“I think there’s a liberating nature to that concept […] It allows for a playfulness and an engagement in life that is more enjoyable than the alternative. I’ve aspired to convey some of those things for a long time now, maybe not so clearly before because it hasn’t been so clear to me. But I do believe that the greater ability you have to tolerate ambiguity, the more successfully you can steer your life. The alternative point of view—the complete dismissal of ambiguity, trying to rationalise irrationality—can be very destructive.”
This theme is manifested, for example, in the line from “Deeper Down” which goes “I adore the meaninglessness of the ‘this’ we can’t express.”
The album’s lyrics portray both dark and light subject matter, from “Bull Black Nova”, which is written from the point of view of a man who just killed his girlfriend, to the Feist duet “You and I”, which treats two lovers trying to keep a relationship together.
2) Here’s some more info (also Wiki):
Wilco (The Album)
Wilco released their seventh album, Wilco (The Album), on June 30, 2009. In March 2009, it was announced that singer-songwriter Feist would make a guest appearance on the new album, on the track “You and I”. Like their previous three albums, Wilco streamed the entirety of the album on its website prior to release. The album hit the charts at a career-high No. 4 with sales of 99,000 on the Billboard Top 200 Album chart as well as the No. 2 spot on Billboard’s Top Rock Albums chart. It marked Wilco’s third top 10 album on the U.S. pop chart. The album’s first single “You Never Know” reached the No. 1 spot on the AAA Chart, their first No. 1 in twelve years.
Beginning in April 2009, the band freely distributed a cover of Woody Guthrie’s “The Jolly Banker”, downloadable from their website. It was recorded at the Wilco loft in February of that year, at the suggestion of Guthrie’s daughter, Nora. Downloaders were encouraged to donate to the Woody Guthrie Foundation. Feist returned to accompany on the track, playing the Garden Weasel. The track eventually became unavailable for download. In October 2011, the website began streaming the track via a plugin.
On May 25, 2009, former band member Jay Bennett died in his home in Urbana, Illinois. In a prepared statement, Jeff Tweedy remarked that he was “deeply saddened” by Bennett’s death.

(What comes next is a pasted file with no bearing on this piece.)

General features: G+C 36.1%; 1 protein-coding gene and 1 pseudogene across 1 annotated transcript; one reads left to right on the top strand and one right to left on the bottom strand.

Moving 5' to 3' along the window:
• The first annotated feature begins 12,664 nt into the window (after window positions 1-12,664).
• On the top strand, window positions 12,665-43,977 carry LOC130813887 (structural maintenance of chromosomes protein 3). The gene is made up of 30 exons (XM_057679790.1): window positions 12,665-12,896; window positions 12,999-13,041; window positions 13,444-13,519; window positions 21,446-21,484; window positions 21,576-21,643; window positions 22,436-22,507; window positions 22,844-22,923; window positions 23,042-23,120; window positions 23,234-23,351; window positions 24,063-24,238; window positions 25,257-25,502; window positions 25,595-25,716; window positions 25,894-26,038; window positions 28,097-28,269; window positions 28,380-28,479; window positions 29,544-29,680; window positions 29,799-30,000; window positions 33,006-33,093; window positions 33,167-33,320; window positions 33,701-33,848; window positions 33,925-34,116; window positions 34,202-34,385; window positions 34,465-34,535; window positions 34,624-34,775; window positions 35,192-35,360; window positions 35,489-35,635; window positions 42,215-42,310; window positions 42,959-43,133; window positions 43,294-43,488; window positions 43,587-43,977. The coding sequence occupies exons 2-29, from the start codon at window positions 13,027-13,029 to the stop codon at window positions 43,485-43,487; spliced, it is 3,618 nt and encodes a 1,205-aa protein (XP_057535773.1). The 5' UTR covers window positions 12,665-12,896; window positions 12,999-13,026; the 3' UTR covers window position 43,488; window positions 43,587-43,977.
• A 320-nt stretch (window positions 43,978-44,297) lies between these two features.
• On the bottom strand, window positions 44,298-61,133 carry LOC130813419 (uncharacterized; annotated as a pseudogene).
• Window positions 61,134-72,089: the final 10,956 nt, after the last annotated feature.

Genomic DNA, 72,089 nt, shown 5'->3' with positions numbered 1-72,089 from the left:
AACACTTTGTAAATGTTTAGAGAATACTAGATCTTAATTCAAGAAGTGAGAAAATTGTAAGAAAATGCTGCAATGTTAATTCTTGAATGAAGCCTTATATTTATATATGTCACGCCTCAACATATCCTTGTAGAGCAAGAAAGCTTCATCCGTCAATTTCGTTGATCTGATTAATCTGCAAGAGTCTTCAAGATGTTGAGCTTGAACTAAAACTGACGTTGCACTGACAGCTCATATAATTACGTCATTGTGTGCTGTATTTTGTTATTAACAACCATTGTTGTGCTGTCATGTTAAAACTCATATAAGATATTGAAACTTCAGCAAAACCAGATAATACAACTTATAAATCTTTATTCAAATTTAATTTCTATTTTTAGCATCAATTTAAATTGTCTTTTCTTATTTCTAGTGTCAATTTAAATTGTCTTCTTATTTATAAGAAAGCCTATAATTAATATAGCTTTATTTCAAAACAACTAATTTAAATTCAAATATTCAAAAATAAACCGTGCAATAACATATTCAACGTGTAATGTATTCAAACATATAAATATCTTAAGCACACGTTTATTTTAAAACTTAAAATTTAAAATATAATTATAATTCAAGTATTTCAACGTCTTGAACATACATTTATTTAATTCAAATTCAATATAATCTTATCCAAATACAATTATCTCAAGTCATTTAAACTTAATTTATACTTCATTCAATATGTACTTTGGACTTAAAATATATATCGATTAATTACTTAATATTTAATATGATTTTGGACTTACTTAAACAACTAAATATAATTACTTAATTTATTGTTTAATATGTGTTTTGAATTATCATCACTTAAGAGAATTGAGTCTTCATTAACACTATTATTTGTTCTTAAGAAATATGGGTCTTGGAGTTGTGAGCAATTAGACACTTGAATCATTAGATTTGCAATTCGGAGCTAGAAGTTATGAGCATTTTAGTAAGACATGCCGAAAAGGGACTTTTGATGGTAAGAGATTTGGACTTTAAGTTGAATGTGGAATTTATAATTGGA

Feist and Wilco performed “You and I” on Late Show with David Letterman on July 14, 2009. In June during their West Coast tour, Wilco joined Beck, Feist, Jamie Lidell and James Gadson in the studio to take part in Beck’s Record Club project, covering Skip Spence’s Oar album. The first song “Little Hands” was posted on Beck’s website on November 12, 2009.
On April 6, 2010, Wilco announced during their Boston performance that they would be headlining and curating a festival in North Adams, Massachusetts, dubbed Solid Sound Festival. The event ran at the Massachusetts Museum of Contemporary Art from August 13–15, and featured various Wilco side projects, including The Autumn Defense, Pronto, The Nels Cline Singers, and Jeff Tweedy solo. Other bands who appeared included Mavis Staples, Avi Buffalo, Outrageous Cherry, Richard Bishop, The Books, and Vetiver. It also featured non-musical media, such as the Bread and Puppet Theater and comedians Todd Barry, Kristen Schaal, John Mulaney, and Hannibal Buress as well as interactive musical installations by Cline and Kotche. In November 2016, the band also curates their own program during the tenth Anniversary Edition of Le Guess Who? Festival in Utrecht, The Netherlands. This curated program includes performances by amongst others Tortoise, Bassekou Kouyaté, Lee Ranaldo, Fennesz, Steve Gunn, William Tyler and The Cairo Gang.
Wilco’s contract with Nonesuch ended in 2010 and they formed their own label. Wilco announced via their web site and Twitter page on January 27, 2011 that the new label will be called dBpm Records (Decibels per Minute) and will be run out of the offices of their manager, Tony Margherita, in Easthampton, Massachusetts.